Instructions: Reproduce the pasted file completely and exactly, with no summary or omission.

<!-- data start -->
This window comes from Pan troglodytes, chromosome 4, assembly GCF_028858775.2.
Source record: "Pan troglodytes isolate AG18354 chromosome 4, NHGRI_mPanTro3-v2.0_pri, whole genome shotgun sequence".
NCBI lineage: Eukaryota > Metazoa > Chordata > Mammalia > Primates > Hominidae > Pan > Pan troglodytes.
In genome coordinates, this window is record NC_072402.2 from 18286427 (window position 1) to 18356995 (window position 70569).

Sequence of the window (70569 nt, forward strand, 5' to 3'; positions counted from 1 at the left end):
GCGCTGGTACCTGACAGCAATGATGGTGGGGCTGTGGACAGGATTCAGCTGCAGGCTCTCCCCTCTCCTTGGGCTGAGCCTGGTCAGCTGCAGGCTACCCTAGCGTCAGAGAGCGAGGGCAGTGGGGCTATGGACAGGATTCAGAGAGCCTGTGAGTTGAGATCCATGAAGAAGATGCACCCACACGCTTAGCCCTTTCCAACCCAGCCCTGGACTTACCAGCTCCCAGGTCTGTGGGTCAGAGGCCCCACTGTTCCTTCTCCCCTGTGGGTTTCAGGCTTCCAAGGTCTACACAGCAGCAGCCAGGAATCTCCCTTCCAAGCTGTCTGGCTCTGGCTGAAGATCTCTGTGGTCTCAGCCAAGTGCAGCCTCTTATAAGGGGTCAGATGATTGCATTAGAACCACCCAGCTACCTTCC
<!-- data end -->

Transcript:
This window comes from Pan troglodytes, chromosome 4, assembly GCF_028858775.2.
Source record: "Pan troglodytes isolate AG18354 chromosome 4, NHGRI_mPanTro3-v2.0_pri, whole genome shotgun sequence".
NCBI lineage: Eukaryota > Metazoa > Chordata > Mammalia > Primates > Hominidae > Pan > Pan troglodytes.
In genome coordinates, this window is record NC_072402.2 from 18286427 (window position 1) to 18356995 (window position 70569).

Sequence of the window (70569 nt, forward strand, 5' to 3'; positions counted from 1 at the left end):
GCGCTGGTACCTGACAGCAATGATGGTGGGGCTGTGGACAGGATTCAGCTGCAGGCTCTCCCCTCTCCTTGGGCTGAGCCTGGTCAGCTGCAGGCTACCCTAGCGTCAGAGAGCGAGGGCAGTGGGGCTATGGACAGGATTCAGAGAGCCTGTGAGTTGAGATCCATGAAGAAGATGCACCCACACGCTTAGCCCTTTCCAACCCAGCCCTGGACTTACCAGCTCCCAGGTCTGTGGGTCAGAGGCCCCACTGTTCCTTCTCCCCTGTGGGTTTCAGGCTTCCAAGGTCTACACAGCAGCAGCCAGGAATCTCCCTTCCAAGCTGTCTGGCTCTGGCTGAAGATCTCTGTGGTCTCAGCCAAGTGCAGCCTCTTATAAGGGGTCAGATGATTGCATTAGAACCACCCAGCTACCTTCC